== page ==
In a sense, it’s the opposite of the bounce rate. The bounce rate shows us where things are going wrong. Page Value shows you where things are going right.
How is Page Value calculated
The exact formula for calculating Page Value is:
Page Value = (Transactional Value + Goal Value) / Unique Page Views
The transactional value is for ecommerce sites. If you make a $100 sale on a visit, then $100 would be the transactional value of that visit. If you’re lead based, as long as you assign a numerical value to your goal, when you get a lead, it will report as that value.
Side note: If you’re picking a numerical value for getting a lead, you can crunch the numbers and figure out what the Lifetime Customer Value is for your customers and at what percentage you close sales. Multiply one by the other and you’ll have a good rough value of what each lead is worth. Alternately, you could use a nice round number like 1, 10, 100, 1000, etc. The value in Page Value comes in comparing it to the other pages on your site. So it’s more important to have a value that’s easy to compare than is as close to accurate as possible. (So don’t feel bad if the first way sounded like way too much work.)
The downside is that I Weighted Sort doesn’t work on Page Value. I don’t really understand why. Page Value used to be called $Index and Weighted Sort worked with that. But I wasn’t able to get it to work. The bummer here is that you can’t see which pages that get the most traffic are producing the most value. You can see this, kinda, by looking at page views, sorted by views then sorting by Page Value and looking for overlap. Additionally you can apply this to your critical path.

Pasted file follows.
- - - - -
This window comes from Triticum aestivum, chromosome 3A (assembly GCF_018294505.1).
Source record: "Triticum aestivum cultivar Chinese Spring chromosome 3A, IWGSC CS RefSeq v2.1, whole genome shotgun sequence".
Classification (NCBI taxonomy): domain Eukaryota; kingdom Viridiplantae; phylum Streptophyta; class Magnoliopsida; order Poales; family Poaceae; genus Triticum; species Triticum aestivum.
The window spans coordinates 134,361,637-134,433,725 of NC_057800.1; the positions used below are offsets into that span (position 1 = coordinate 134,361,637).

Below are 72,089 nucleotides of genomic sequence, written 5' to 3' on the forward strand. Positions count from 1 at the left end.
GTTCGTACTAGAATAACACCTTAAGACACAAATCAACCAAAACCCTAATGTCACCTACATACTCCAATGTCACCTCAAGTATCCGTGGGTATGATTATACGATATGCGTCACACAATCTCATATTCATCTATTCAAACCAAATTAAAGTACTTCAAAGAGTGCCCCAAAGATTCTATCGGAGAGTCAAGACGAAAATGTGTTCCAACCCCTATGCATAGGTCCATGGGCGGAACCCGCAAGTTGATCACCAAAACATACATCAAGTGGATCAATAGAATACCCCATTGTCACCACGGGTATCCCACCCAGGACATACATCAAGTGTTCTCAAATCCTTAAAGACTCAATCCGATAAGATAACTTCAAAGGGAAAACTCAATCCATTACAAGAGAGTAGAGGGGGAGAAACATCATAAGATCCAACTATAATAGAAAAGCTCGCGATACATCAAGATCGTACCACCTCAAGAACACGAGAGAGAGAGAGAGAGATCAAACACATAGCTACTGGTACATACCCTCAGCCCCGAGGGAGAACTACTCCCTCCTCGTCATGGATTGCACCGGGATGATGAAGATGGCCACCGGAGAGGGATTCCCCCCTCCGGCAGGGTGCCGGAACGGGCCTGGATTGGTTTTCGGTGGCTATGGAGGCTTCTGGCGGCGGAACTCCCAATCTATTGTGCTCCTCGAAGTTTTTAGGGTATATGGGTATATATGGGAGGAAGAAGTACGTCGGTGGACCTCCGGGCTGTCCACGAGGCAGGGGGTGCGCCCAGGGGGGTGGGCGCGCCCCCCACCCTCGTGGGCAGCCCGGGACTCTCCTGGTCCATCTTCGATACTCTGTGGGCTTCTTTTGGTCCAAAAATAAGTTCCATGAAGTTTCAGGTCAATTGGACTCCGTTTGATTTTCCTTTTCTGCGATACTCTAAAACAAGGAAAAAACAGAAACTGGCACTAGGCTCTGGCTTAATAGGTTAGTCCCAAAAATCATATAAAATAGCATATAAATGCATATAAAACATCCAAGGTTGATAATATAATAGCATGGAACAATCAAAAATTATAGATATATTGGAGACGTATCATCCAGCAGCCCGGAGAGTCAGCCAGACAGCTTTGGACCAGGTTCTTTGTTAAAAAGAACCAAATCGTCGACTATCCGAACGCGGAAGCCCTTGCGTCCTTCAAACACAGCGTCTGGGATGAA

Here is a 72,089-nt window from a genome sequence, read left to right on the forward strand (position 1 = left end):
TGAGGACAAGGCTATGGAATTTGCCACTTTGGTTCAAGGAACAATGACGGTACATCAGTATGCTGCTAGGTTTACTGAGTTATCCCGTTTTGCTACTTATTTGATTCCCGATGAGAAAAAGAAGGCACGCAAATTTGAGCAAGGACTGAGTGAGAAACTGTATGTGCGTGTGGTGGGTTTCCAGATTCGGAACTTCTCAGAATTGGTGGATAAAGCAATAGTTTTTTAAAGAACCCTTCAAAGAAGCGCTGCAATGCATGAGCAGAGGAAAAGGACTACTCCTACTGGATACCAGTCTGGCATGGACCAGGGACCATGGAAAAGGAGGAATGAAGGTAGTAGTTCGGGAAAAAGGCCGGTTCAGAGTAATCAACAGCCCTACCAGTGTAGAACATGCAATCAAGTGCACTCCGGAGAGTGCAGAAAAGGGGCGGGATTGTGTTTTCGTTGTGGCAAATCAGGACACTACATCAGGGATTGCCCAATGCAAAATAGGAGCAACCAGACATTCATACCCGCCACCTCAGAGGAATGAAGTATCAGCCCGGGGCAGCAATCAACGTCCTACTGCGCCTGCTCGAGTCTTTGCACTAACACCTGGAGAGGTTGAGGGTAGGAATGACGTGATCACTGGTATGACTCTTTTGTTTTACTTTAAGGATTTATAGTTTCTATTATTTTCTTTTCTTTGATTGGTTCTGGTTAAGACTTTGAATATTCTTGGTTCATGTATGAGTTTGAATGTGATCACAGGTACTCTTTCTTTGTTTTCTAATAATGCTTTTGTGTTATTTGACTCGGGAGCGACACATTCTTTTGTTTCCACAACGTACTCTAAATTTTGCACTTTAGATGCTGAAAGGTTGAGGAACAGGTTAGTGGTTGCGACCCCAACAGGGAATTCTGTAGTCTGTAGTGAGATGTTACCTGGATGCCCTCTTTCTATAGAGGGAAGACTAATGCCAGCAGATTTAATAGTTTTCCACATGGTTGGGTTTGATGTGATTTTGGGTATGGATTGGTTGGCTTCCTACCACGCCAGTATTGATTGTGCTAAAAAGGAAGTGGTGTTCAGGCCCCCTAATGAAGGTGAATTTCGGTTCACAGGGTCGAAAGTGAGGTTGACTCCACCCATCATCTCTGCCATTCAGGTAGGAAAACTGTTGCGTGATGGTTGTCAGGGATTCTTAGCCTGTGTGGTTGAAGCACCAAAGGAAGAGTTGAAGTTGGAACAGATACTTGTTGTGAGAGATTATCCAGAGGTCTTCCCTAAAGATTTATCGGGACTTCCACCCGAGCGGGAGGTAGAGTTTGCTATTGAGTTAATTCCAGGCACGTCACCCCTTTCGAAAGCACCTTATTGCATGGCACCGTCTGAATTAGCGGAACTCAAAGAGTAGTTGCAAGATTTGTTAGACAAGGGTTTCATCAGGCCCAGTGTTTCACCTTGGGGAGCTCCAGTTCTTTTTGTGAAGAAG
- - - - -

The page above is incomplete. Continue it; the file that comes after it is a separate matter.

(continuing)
You could also create an advanced filter to segment out, or only show, pages that have no Page Value. These pages are never involved in the revenue part of your business, so are ripe for review and optimization.
Test Your Assumptions
Key Area: Content Experiments
Content Experiments is the place in Google Analytics where you can conduct and see results from A/B Testing. Those in the know know that Content Experiments in a previous life was known as the Google Website Optimizer.
Once you’ve identified a page with a high bounce rate that you’d like to improve, it’s time to move into testing.
Identify the item on the page that you’d like to change. This could be the layout, the headline, the body text, images – you name it. Just stick to one change at a time. Then create up to five versions that you’d like to test against your original. Yes, I mean that you need to create new pages on your website.
Once you’re done with that, it’s time to head over to the Content Experiments section of Google Analytics.
The first part of Content Experiments is a wizard which guides you through the process of setting up your variations. This basically means you have to tell Analytics what the other pages are named. They will take care of swapping out the pages.
Once your variations are setup, it’s just a matter of letting them run and seeing which page returns better results.
Once you’re satisfied with your results, you can stop that test and run another. Or, run several tests (across different pages) at once! It’s one easy way to bring user-testing into Analytics.
It’s easy to see Google Analytics as nothing more than a glorified data spewer. However, there are tools and metrics buried within the reports that can help us figure out why our websites are sucking wind and then can test variations for improvement.
The trick is to use them strategically to realize where your opportunities are and CAPITALIZE on those opportunities through testing. It’s all part of the iteration cycle:
The Iteration Cycle: Gather data. Analyze. Identify opportunity. Iterate. Repeat.
Now, Google Analytics can be used every step of the way.
So what are you waiting for? Hop to it! 🙂